Incorrect use of reflexive pronouns seems to irritate those people who know how to use them correctly. Why not join those who know the difference.

Just one other thing. Grammar and usage change over time, so we need to check back on this particular issue in a few years.  Who knows, it may become more acceptable to use myself in subject and object positions in a sentence since so many people do use it that way now. I hope not, but that’s how our language changes.

The Last Meow

princess catHey, I’m already asleep.Grumpy cat says no

I’m dreaming about Cinderella at the ball.

Maybe a handsome prince will come and carry me off.

What did Grumpy Cat say?

Aww, c’mon, Grumpy Cat, give a sweet princess a break.

Meow for now.  ={^.^}=

E is for Eats, Shoots and Leaves: Punctuation Matters

a-to-z-letters-2013cats FridayHI. I’m blogging through the alphabet in April 2013 with the A to Z Challenge. Join me for some fun with A to Z Grammar.

Usually on Fridays in school, teachers slow the pace down a bit and give their restless charges a break with some lighter activities. The change of pace helps students clear their over-stuffed minds.

Following this widely accepted educator practice, I will take a break from grammar principles. Instead, I will mention two humorous books related to grammar, usage, and writing conventions.

One book, published in Great Britian in 2003, Eats, Shoots and Leaves: The Zero Tolerance Approach to Punctuation by Lynn Truss, has now sold more than three million copies worldwide. Seems like there might be a bit of interest in punctuation. You think?

In the first few pages of her book, Lynne Truss refers to a joke that emphasizes the importance of the comma in writing.

A panda walked into a library, sat down, and ate his lunch. After he finished his sandwich, he fired off two arrows from his handy bow.

East, shoots and leaves

East, shoots and leaves

The surprised librarian asked, “Why?

The panda tossed her a badly punctuated book. “I’m a Panda, and this book says we do that.”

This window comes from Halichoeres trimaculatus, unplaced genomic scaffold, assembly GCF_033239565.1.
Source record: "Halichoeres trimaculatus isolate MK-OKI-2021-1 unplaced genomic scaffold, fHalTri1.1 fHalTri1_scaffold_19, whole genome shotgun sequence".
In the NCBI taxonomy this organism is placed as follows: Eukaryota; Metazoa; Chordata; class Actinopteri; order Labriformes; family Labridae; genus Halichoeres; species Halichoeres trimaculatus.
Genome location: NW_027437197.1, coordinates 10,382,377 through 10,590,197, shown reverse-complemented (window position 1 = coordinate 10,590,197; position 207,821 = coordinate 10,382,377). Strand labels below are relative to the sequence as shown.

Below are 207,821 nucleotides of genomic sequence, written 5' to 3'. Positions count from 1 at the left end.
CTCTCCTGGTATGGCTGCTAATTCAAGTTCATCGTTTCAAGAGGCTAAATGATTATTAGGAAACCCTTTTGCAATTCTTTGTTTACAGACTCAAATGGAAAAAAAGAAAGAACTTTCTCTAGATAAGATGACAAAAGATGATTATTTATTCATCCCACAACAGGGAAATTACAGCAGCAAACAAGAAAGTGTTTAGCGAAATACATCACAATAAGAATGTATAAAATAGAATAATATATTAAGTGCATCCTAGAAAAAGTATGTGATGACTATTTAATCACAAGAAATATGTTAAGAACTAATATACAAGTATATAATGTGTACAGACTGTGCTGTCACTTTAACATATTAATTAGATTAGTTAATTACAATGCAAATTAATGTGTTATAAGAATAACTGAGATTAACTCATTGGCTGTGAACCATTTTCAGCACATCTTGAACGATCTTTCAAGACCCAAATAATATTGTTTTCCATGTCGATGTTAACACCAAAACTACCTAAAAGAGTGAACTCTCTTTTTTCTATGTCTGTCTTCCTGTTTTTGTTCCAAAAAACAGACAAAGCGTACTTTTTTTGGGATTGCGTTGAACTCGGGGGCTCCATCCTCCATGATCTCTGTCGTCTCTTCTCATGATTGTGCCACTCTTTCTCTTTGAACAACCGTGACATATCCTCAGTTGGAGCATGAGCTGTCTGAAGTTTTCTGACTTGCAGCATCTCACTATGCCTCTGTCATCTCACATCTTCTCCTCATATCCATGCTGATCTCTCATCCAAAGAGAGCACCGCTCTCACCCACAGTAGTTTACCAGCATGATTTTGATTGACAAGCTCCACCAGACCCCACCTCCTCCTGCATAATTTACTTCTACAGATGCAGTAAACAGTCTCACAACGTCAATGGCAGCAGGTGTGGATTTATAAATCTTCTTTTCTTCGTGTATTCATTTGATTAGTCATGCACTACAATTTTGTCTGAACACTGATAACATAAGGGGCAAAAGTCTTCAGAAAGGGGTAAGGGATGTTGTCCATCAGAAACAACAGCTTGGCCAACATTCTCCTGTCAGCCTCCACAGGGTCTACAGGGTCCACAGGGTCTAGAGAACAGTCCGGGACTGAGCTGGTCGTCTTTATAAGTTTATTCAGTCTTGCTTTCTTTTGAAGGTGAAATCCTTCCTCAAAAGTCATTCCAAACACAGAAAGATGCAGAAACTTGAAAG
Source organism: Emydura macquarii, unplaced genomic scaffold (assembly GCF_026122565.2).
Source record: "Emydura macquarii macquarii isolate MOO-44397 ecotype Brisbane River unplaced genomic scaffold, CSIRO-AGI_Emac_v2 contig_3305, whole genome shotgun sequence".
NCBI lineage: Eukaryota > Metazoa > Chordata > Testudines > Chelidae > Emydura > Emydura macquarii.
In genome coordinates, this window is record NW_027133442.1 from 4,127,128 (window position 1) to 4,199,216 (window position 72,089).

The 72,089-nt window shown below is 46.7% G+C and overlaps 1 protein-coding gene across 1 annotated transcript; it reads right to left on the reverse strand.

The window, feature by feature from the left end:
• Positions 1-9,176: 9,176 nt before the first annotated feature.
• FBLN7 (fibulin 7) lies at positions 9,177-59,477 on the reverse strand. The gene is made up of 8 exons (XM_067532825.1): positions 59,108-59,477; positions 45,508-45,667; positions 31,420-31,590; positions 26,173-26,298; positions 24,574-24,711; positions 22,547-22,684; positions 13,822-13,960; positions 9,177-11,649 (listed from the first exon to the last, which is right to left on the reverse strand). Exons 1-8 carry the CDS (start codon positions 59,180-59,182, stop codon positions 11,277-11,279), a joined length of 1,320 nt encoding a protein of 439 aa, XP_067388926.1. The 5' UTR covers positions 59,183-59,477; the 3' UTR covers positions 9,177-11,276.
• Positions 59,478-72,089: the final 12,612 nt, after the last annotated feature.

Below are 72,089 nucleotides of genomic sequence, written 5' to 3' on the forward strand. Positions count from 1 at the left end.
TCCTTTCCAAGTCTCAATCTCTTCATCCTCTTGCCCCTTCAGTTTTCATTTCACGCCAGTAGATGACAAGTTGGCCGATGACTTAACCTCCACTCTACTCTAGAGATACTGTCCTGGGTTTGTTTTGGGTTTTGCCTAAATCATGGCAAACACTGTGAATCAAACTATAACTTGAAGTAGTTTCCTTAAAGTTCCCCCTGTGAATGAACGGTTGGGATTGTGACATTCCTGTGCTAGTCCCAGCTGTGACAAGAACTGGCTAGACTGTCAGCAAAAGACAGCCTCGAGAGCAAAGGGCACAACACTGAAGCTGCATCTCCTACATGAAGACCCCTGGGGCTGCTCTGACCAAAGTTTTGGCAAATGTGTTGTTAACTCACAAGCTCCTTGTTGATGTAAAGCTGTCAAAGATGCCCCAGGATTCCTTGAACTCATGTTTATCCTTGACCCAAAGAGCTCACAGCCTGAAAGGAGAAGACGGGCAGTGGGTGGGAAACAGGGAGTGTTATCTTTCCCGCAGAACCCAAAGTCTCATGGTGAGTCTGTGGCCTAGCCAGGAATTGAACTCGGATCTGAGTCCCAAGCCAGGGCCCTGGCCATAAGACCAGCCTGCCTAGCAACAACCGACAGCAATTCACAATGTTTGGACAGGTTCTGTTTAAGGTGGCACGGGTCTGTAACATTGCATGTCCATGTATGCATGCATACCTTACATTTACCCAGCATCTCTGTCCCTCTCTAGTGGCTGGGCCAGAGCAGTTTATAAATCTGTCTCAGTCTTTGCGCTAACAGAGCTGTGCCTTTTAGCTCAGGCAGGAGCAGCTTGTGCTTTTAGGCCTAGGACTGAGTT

The librarian looked up panda in the manual and found that a panda is “a large black-and-white bear-like mammal, native to China. It eats, shoots and leaves.”

With that, the panda walked out of the library.

A comma placed after the word shoots changes the entire meaning of the sentence. This joke captures the essence of the message that Truss wants to leave with us: be careful with punctuation. Bad punctuation changes the meaning of what you are trying to say.

Truss covers punctuation abuse (both in Great Britain and the United States) related to apostrophes, commas, colons, semicolons, dashes, and hyphens. She deplores, ridicules, and insults those who disregard the proper conventions for punctuating sentences and cause the general disintegration of the English language.  Being a self-admitted sticker, she encourages the sticklers of the world to unite to eradicate childish and barbaric abuses of punctuation. We should “fight like tigers to preserve our punctuation,” she proclaims.

Truss’s book has since been published in a children’s edition: Eats, Shoots and Leaves: Why, Commas Really Do Make a EAts, shoots and leaves.for kidsDifference.  Take a look at these two examples.

Look at that huge hot dog!   (a giant hot dog in a bun)

Look at that huge, hot dog!   (a very big, thirsty dog)

The point of all this is that punctuation does matter, and Truss brings that to our attention in a humorous, but serious, manner. Keep in mind though that there are differences between British spelling, punctuation, and vocabulary. These differences don’t really matter as long as you are consistent with the style guidelines of your own country. Of course there is a bit of finger-pointing between the two countries about which one has it right. No matter. That one will probably never be solved.

The following humorous little video points out a few differences between British English and American English. Take a minute to watch, and I guarantee you will chuckle.

https://www.youtube.com/watch?v=P6ekn8h6jzE

So What? Who Cares?

Many metaphors have been used to describe the importance of punctuation, but Lynn Truss prefers this simple definition of purpose:

Punctuation is a courtesy designed to help readers to understand story without stumbling.

Improper punctuation can create potentially embarrassing situations, so the polite, careful writer will pay attention to punctuation.

https://www.youtube.com/watch?v=P6ekn8h6jzE

The Last Meowgrammar cat

Gotta love those know-it-all cats.

See you tomorrow. https://janiceheck.wordpress.com

D is for Direct Object or Happy Birthday?

a-to-z-letters-2013Today is D-Day in the A to Z Challenge.